The use of Web Vocabprofile seems useful to determine the way in which BNC’s least frequent words may affect vocabulary learning, but its indexing capacity does not as seem relevant for its direct application in the language learning class as, for instance, the acquisition of a specialized vocabulary wordlist.

  4. Hi,
    I have chosen a text from the twitter account of the course (Grasshoppers update escape response ‘real time’, http://phys.org/news/2014-04-grasshoppers-response-real.html) and the analysis shows that in a 388 Word article the keywords are:
    (1) 40540.50 grasshopper
    (2) 13513.50 predator
    (3) 783.39 escape
    (4) 614.25 species
    (5) 455.00 sand
    (6) 320.48 professor
    (7) 297.82 grass
    (8) 273.69 behaviour
    (9) 138.25 strategy
    (10) 51.16 land
    (11) 37.18 suggest
    Thanks to this activity I have understood that a keyword is not the word most used in a text, but the word most used in comparison with a corpus or any collection of texts. Grasshopper is not a very commonly used Word in general texts but it is in this one; for that reason it is the first in the ranking of keywords of this text.

  5. hello. I have chosen a highly scientific text, Functional organization of human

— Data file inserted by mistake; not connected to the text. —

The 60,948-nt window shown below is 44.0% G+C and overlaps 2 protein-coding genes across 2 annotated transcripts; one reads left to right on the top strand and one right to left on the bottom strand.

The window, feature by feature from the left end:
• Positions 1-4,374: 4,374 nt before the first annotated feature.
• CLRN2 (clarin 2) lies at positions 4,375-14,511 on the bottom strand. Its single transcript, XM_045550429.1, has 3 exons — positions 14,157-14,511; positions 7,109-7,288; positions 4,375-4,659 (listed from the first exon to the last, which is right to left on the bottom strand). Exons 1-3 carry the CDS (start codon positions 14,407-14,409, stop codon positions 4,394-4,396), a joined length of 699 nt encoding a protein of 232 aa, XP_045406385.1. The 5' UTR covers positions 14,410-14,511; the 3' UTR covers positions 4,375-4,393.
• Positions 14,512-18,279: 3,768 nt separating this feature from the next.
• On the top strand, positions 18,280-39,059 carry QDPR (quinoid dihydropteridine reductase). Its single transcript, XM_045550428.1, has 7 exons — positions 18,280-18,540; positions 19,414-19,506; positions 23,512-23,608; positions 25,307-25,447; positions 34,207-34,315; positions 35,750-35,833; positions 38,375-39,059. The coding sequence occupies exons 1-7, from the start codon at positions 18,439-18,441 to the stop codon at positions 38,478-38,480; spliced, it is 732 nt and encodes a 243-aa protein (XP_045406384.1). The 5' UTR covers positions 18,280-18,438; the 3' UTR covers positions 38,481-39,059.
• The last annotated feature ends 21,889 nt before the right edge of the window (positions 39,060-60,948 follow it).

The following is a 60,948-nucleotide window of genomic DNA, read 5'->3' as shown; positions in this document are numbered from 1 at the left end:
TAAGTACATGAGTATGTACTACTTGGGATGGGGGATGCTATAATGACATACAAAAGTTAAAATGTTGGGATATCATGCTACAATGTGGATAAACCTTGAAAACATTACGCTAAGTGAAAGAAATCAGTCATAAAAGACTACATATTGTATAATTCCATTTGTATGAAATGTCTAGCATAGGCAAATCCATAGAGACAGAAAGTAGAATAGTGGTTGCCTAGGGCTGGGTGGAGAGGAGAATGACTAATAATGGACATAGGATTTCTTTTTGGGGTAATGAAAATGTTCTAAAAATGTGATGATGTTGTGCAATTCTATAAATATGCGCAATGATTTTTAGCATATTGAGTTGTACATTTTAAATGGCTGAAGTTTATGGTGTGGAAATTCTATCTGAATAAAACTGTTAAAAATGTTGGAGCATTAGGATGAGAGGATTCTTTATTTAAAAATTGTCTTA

sensorimotor cortex for speech articulation and I pasted 1026 words into the tool . A word like “cortical” is very uncommon in day-to-day conversation or even in a newsypaper. It is 107632.00 times more frequent in the text than it is in the reference corpus. This goes to show how specific and difficult scientific texts are for non – scientists. The lextutor tool can be a good tool for students and teachers because identifying the words that you really need in your discipline , a student can focus on the most important ones first, learning the less important one at a later moment.
    (1) 107632.00 cortical
    (2) 58708.00 ventral
    (3) 58708.00 cortex
    (4) 58708.00 sensorimotor
    (5) 39139.00 larynx
    (6) 23238.75 electrode
    (7) 13046.33 consonant
    (8) 4403.15 syllable
    (9) 3558.09 constrict
    (10) 3057.75 spatial
    (11) 2935.40 tract
    (12) 2446.17 phonetic
    (13) 1956.93 vowel
    (14) 1111.91 articulate
    (15) 1012.21 vocal
    (16) 603.17 tongue
    (17) 322.57 multiple
    (18) 276.92 contrast
    (19) 210.99 speech
    (20) 190.61 supplement
    (21) 114.39 active
    (22) 107.37 represent
    (23) 100.53 precise
    (24) 91.45 distribute
    (25) 88.39 figure
    (26) 76.64 determine
    (27) 74.74 during
    (28) 72.05 human
    (29) 71.95 locate
    (30) 67.36 pattern
    (31) 46.37 function
    (32) 44.54 whereas
    (33) 39.88 produce
    (34) 38.52 degree
    (35) 36.21 subject
    (36) 34.32 organize
    (37) 34.19 product
    (38) 30.22 individual
    (39) 29.06 single
    (40) 27.40 example